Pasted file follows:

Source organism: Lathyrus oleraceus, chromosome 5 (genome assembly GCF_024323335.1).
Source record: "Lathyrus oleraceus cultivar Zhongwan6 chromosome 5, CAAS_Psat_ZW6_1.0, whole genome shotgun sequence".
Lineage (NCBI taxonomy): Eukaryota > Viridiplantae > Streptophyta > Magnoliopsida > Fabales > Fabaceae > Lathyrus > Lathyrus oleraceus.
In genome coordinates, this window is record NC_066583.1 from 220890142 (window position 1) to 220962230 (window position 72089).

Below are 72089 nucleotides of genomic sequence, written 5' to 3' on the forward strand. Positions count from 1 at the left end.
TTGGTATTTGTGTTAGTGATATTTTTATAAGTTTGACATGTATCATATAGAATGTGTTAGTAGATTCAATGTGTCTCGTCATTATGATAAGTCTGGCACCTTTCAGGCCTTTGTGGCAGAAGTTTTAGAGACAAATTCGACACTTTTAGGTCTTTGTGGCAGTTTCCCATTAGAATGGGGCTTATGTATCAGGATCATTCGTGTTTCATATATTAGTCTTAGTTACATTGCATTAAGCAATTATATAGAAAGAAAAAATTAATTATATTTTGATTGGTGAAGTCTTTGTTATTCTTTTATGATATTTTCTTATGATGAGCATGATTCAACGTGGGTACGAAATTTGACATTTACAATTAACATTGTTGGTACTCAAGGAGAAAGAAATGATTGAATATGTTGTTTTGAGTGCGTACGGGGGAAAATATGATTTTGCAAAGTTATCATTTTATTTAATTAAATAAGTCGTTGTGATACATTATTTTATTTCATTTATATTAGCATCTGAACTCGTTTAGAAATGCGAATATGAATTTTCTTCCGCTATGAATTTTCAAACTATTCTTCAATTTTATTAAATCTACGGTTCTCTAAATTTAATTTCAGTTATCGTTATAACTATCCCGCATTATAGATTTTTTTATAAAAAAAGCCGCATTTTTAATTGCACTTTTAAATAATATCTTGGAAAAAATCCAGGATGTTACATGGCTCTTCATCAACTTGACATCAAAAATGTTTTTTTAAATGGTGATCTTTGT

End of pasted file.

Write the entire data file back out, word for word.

Source organism: Lathyrus oleraceus, chromosome 5 (genome assembly GCF_024323335.1).
Source record: "Lathyrus oleraceus cultivar Zhongwan6 chromosome 5, CAAS_Psat_ZW6_1.0, whole genome shotgun sequence".
Lineage (NCBI taxonomy): Eukaryota > Viridiplantae > Streptophyta > Magnoliopsida > Fabales > Fabaceae > Lathyrus > Lathyrus oleraceus.
In genome coordinates, this window is record NC_066583.1 from 220890142 (window position 1) to 220962230 (window position 72089).

Below are 72089 nucleotides of genomic sequence, written 5' to 3' on the forward strand. Positions count from 1 at the left end.
TTGGTATTTGTGTTAGTGATATTTTTATAAGTTTGACATGTATCATATAGAATGTGTTAGTAGATTCAATGTGTCTCGTCATTATGATAAGTCTGGCACCTTTCAGGCCTTTGTGGCAGAAGTTTTAGAGACAAATTCGACACTTTTAGGTCTTTGTGGCAGTTTCCCATTAGAATGGGGCTTATGTATCAGGATCATTCGTGTTTCATATATTAGTCTTAGTTACATTGCATTAAGCAATTATATAGAAAGAAAAAATTAATTATATTTTGATTGGTGAAGTCTTTGTTATTCTTTTATGATATTTTCTTATGATGAGCATGATTCAACGTGGGTACGAAATTTGACATTTACAATTAACATTGTTGGTACTCAAGGAGAAAGAAATGATTGAATATGTTGTTTTGAGTGCGTACGGGGGAAAATATGATTTTGCAAAGTTATCATTTTATTTAATTAAATAAGTCGTTGTGATACATTATTTTATTTCATTTATATTAGCATCTGAACTCGTTTAGAAATGCGAATATGAATTTTCTTCCGCTATGAATTTTCAAACTATTCTTCAATTTTATTAAATCTACGGTTCTCTAAATTTAATTTCAGTTATCGTTATAACTATCCCGCATTATAGATTTTTTTATAAAAAAAGCCGCATTTTTAATTGCACTTTTAAATAATATCTTGGAAAAAATCCAGGATGTTACATGGCTCTTCATCAACTTGACATCAAAAATGTTTTTTTAAATGGTGATCTTTGT